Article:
Shane Dowling : Switching to a dumbphone


I am aware, that while there is a trend towards smart-phones there are quite a few articles around on the subject of people swapping back to a dumb-phone or even using your smartphone as a dumphone. Apparently it can help your marriage.

I'm not that naive. Frankly, my reasons for swapping away from my smartphone is pretty pragmatic, it was simply a persistent call to mindless action. That I carried around in my pocket. Everywhere. I found myself in a constant state of half-living, meaning half of my mind is on the present moment and the other half on a device. I've flipped to it when I'm communicating with people, commuting or even watching TV. Apparently TV is no longer enough of a distraction for this half-living brain I seem to have developed.

Sure I could just not use those features, like the Gizmodo article I linked to. I tried this, and cut pretty much everything but the useful stuff out of my phone, it boiled down to maps, public transport apps, RunKeeper and Whatsapp. However, I still constantly found myself in a tug of war where I would uninstall, then re-install browsers for an information fix. Just because it was easy and I could. It got to the point where I discovered a really small(100KB or so) browser so I could get my internet fix even faster. I realised my phone wasn't giving me enough benefit for the mental costs. Maybe I'm particularly weak, I'm sure others can happily keep their smart-phones at a healthy distance, but I accepted that I simply couldn't.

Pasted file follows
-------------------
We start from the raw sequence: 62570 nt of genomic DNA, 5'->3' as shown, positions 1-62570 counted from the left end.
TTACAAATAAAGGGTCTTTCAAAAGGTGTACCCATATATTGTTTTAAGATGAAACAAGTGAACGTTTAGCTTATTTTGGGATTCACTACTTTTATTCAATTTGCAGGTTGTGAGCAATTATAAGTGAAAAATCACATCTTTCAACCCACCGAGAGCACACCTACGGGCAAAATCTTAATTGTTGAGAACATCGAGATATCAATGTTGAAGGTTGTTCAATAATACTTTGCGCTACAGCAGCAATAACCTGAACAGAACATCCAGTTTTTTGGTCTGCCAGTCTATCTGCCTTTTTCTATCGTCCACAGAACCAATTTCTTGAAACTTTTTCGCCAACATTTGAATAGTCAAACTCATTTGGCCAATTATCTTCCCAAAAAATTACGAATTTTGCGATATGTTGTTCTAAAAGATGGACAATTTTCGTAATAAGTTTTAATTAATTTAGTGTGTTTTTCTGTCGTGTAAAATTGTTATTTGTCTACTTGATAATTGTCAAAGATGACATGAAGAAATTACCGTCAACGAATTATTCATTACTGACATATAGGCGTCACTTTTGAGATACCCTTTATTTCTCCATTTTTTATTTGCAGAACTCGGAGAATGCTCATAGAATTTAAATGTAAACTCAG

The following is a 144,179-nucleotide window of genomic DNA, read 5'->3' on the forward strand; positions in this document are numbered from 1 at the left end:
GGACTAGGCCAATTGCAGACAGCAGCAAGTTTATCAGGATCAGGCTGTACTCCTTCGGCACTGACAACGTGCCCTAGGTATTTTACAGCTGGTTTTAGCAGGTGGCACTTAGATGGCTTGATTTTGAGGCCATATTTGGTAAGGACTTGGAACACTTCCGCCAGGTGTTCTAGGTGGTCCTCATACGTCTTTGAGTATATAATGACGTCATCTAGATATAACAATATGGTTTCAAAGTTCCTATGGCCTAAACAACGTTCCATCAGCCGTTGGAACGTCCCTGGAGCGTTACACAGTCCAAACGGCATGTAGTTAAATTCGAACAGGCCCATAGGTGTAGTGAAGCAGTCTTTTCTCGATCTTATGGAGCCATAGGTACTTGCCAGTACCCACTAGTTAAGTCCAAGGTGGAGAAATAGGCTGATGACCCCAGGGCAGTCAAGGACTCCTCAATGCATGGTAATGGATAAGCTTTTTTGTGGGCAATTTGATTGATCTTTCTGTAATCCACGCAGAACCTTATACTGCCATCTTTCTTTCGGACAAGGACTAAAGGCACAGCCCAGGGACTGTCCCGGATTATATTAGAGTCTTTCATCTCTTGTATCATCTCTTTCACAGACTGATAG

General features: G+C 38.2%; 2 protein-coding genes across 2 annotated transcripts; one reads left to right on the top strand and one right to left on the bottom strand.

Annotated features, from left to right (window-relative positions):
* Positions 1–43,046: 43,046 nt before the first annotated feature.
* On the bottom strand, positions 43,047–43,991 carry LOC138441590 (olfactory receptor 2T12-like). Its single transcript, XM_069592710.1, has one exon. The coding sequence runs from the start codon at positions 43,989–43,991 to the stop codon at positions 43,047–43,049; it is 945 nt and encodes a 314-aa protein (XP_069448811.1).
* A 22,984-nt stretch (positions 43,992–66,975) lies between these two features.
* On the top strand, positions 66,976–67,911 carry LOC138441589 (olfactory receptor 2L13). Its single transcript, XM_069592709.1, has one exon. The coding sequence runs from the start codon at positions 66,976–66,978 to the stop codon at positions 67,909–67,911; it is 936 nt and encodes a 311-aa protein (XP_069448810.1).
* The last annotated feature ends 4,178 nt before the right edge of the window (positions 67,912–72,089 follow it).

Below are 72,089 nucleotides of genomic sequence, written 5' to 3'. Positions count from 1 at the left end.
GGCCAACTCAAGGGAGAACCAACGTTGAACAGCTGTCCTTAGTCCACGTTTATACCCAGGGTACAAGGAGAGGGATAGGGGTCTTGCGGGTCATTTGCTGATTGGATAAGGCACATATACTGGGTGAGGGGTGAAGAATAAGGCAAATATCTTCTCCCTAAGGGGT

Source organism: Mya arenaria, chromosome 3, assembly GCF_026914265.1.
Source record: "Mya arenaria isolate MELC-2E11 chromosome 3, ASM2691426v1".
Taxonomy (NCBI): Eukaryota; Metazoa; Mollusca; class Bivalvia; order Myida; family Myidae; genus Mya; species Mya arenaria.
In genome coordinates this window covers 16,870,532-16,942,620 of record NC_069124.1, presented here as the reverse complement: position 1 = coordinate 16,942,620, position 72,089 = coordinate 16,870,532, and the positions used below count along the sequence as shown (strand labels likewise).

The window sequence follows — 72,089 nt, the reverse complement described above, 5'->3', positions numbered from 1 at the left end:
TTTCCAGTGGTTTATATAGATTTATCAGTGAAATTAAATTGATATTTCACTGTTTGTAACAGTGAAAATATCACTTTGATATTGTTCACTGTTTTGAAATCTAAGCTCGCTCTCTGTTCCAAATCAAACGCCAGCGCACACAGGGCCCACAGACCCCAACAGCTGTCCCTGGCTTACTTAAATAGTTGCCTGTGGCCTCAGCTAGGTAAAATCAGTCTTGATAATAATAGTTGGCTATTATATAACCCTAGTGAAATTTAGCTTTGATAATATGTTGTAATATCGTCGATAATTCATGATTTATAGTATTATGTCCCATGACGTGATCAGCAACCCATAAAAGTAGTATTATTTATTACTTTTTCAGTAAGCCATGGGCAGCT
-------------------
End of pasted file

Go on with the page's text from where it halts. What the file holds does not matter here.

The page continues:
As soon as I realised I hadn't the ability to distance myself from my phone and that this was negatively effecting my mindfulness, I needed to figure out a way solve this. What I wanted to do was maintain some of the useful benefits of a smart-phone minus the distractions. Taking a cold hard look at the realistic benefits I got from my phone really helped.

The features I wanted(not needed) started with GPS-based maps of some sort. London is big, without GPS maps I knew I'd spend a lot of time getting lost, which isn't so bad sometimes but maps are essential when I need to be at a place at a certain time, which happens quite often. I also use RunKeeper a lot and enjoyed looking at my stats and progress, it wasn't a deal-breaker but I worried about my motivation to run. The same with can be said for using Sleep as Android which I used for logging sleep patterns. I like being able to view how many hours I'm sleeping each night, it's a very useful to me and has generally improved my wellbeing. Finally, as I'm a contractor, I spend a lot of time taking photos of receipts for expenses etc, I've found Evernote really useful for this. Eventually, I decided to get myself a Symbian, so a half smart/dumb-phone. Specifically the Nokia 6730. Essentially because it supports 3G and GPS. Symbian also supported Whatsapp, Viber, Endomondo(no RunKeeper unfortunately) and even Evernote. I also picked up a FitBit One, for exercise and sleep logging.




February 28, 2014 – Counterfeit Update - I'm still using my dumb-phone and loving it. In fact, one Saturday I trialled using my Samsung S3 for a day and couldn't stand it, I constantly kept checking it and that drove my crazy. Giving it away as a gift.